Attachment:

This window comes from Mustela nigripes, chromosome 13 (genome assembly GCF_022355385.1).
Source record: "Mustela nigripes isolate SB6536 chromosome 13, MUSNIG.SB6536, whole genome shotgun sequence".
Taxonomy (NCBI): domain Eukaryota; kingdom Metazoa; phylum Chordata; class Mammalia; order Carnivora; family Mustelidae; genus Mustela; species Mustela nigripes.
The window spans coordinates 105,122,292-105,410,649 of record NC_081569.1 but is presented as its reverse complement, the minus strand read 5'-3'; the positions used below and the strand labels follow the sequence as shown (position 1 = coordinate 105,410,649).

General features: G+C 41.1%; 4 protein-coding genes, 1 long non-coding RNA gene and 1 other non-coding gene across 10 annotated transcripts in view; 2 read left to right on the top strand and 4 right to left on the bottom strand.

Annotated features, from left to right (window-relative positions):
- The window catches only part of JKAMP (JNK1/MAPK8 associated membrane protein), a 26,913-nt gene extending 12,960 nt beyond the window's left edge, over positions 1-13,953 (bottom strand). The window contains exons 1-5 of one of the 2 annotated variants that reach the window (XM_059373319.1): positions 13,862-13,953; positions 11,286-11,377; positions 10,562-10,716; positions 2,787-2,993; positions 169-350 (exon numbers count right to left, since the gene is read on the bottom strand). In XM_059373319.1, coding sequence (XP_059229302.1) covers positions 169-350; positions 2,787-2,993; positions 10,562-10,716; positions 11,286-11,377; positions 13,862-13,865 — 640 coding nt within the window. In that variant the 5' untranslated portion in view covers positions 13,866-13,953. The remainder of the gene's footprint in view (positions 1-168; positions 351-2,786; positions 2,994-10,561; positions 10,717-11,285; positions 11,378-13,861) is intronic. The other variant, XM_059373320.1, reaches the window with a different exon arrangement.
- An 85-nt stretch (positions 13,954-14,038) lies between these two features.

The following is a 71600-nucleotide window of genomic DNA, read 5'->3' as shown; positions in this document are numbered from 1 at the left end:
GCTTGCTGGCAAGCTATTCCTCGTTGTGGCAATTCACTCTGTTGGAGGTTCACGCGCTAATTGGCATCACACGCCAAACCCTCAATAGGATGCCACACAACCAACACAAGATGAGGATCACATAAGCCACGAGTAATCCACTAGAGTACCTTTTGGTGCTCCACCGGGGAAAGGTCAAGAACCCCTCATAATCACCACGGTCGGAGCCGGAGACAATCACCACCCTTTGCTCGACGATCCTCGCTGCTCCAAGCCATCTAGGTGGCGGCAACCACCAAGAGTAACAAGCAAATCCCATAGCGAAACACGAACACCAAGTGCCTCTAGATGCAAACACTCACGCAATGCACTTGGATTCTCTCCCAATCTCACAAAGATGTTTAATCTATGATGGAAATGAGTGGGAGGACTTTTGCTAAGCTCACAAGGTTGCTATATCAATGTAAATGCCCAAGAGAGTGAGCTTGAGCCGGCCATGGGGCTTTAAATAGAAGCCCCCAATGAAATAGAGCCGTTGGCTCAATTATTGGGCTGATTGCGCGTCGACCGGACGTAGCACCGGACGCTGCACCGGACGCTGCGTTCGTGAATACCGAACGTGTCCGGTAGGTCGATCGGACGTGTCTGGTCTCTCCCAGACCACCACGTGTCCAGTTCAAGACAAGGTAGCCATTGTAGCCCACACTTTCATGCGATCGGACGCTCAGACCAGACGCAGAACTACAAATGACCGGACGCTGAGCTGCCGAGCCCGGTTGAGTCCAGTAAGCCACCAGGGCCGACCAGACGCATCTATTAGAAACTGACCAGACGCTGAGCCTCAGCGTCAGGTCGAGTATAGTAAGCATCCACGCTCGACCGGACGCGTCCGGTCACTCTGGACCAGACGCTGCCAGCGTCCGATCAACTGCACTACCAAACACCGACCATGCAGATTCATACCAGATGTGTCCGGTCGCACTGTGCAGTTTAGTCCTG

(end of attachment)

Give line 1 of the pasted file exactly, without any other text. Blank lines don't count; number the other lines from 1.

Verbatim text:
This window comes from Mustela nigripes, chromosome 13 (genome assembly GCF_022355385.1).